THA Architecture, Portland, Ore.

THA Architecture, Portland, Ore.

Credit: Kyle Johnson


THA Architecture’s office in the historic Balfour Guthrie building in Portland, Ore., stands at the intersection of the city’s two, slightly skewed street grids. That explains the building’s wedge-shaped footprint. It’s also an apt metaphor for a firm that’s all about finding the balance between dualities: history and sustainability, continuity and change, upstairs and downstairs.

Balfour, Guthrie & Co. was a San Francisco–based shipping firm that sustained major losses in that city’s 1906 earthquake and fire. So when this building was constructed in 1913, THA principal Becca Cavell, FAIA, says, “one of the design drivers was that it be fireproof.” In 2001, when THA’s four senior partners bought the reinforced concrete building—then a rubber-stamp factory with ink-stained floors and painted-over windows—they took it in two directions at once, securing both LEED certification and a listing on the National Register of Historic Places.

THA Architecture, Portland, Ore.

A cut through the ground-level floor slab reveals square rebar embedded in the concrete.

Credit: Kyle Johnson


Behind the restored limestone façade, the firm’s two-story space exposes the building’s concrete bones, with a cutout in the ground-level slab that makes daylight available to the sub-grade level below. “It reflects the values we aspire to in our designs,” says Jonah Cohen, AIA, also a principal at the 40-person firm. “Natural light, expression of structure, human scale, enduring materials.”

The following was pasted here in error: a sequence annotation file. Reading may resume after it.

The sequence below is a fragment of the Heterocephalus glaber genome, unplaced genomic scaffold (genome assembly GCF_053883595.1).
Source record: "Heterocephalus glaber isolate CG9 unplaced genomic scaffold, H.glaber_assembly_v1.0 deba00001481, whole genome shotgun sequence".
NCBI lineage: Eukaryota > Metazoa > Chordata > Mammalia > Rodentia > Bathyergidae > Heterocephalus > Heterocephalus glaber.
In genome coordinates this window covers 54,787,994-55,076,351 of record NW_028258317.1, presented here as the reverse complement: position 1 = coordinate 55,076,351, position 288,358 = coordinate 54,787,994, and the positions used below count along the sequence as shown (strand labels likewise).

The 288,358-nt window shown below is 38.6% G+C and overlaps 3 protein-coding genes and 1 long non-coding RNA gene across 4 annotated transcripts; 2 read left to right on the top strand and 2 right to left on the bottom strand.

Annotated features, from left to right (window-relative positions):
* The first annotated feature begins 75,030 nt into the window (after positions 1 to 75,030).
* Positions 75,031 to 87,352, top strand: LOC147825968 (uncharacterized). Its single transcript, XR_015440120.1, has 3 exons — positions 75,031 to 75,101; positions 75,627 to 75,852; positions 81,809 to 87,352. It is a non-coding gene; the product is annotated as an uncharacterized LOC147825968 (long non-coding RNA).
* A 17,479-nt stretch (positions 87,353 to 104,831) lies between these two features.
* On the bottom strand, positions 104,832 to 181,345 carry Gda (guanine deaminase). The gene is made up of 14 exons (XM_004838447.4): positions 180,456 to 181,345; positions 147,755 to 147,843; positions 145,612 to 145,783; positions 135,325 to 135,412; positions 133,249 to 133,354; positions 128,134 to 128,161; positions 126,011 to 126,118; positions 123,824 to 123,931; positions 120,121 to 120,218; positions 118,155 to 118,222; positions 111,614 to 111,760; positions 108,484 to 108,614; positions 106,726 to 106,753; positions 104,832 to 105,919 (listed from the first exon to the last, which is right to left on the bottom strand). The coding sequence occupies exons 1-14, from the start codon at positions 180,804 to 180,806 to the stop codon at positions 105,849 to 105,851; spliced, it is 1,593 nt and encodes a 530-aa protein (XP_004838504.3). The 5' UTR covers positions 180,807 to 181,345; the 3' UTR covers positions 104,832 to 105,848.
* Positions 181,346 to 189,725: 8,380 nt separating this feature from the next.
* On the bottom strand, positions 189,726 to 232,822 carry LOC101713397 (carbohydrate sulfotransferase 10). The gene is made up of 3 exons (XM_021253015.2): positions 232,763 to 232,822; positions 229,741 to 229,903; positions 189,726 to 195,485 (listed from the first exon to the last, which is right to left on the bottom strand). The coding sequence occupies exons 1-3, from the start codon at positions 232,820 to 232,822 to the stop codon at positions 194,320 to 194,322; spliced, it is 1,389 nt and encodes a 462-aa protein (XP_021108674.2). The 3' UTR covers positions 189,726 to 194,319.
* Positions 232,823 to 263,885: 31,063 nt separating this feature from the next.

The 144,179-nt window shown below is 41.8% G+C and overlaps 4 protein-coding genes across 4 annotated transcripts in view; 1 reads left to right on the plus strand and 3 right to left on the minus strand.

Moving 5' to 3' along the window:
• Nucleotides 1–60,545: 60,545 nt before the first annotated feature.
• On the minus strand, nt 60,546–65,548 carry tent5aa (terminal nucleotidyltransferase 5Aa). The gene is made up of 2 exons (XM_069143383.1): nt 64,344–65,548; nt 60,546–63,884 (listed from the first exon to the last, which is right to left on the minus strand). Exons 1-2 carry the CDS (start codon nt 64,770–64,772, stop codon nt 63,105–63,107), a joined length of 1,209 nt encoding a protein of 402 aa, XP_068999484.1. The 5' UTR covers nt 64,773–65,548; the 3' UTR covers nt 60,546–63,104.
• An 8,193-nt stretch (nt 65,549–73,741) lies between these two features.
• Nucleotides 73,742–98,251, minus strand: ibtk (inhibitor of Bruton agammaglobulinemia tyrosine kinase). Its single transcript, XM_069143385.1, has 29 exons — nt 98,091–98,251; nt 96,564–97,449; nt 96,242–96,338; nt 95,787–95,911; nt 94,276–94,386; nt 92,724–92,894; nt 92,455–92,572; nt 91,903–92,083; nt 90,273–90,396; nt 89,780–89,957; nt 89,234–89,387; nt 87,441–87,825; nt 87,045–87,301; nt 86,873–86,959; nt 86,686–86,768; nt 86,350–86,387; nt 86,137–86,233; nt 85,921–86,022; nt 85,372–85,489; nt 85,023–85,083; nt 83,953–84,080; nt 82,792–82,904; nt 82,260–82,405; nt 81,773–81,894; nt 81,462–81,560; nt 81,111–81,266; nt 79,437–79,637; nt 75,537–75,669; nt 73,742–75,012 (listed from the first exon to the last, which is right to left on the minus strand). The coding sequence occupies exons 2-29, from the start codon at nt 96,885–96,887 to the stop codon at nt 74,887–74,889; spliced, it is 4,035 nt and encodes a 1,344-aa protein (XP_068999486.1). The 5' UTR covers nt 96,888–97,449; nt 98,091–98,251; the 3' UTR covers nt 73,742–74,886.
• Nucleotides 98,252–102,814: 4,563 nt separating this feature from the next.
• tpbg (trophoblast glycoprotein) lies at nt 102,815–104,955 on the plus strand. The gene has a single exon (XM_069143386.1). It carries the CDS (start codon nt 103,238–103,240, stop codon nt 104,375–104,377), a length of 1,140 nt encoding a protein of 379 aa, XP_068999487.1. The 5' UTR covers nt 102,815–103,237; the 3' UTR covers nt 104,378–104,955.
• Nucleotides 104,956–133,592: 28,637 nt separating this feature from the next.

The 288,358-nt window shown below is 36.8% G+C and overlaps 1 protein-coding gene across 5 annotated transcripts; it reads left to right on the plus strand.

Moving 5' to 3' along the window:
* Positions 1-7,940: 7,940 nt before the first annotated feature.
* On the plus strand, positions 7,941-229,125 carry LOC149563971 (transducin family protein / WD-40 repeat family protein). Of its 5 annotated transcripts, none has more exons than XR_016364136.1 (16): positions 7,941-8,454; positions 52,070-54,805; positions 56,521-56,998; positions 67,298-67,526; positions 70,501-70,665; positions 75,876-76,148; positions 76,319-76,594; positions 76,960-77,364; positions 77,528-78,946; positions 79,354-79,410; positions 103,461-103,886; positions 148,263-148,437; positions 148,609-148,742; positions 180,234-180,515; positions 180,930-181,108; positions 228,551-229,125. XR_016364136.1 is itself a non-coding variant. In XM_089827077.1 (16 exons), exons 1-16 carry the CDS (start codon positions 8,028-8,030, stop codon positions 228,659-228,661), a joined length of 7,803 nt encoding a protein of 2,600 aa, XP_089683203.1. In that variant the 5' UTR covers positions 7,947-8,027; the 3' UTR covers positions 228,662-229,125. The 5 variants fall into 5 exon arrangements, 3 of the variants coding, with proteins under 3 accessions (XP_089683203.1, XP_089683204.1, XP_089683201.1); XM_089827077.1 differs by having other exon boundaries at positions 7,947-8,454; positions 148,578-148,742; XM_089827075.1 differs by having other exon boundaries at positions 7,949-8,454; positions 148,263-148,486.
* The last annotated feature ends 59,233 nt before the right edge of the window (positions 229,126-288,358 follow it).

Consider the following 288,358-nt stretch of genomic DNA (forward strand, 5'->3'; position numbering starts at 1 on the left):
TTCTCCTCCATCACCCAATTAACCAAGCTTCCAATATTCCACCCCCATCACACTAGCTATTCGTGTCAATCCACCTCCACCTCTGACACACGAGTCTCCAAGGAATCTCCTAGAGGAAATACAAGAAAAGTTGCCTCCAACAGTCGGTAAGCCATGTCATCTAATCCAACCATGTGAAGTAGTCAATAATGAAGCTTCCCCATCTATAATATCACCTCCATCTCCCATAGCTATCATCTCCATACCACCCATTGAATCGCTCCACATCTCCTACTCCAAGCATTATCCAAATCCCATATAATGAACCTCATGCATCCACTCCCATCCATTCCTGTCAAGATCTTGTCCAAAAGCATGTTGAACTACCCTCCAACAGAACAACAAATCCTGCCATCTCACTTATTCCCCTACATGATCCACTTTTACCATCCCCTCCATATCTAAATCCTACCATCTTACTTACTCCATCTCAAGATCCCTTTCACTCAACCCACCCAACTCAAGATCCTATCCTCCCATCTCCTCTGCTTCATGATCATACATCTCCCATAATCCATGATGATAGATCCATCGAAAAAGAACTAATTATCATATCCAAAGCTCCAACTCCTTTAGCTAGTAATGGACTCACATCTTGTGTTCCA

Along with an open floor plan and workstations that are lined up “like a great big farm table,” Cavell says, the bi-level configuration supports the firm’s use of flexible project teams. “It reflects the way we operate,” Cavell says. “No one has a permanent desk,” and the imbalance between floors “really focuses us on moving people around.”

  • THA Architecture, Portland, Ore.

    Credit: Kyle Johnson

    The first-floor cutout allows light to penetrate the basement-level office area, where full staff meetings and occasional office parties are held.
  • THA Architecture, Portland, Ore.

    Credit: Kyle Johnson

    The historic building, originally designed by Morris Whitehouse, was the first architectural office to achieve LEED Silver certification.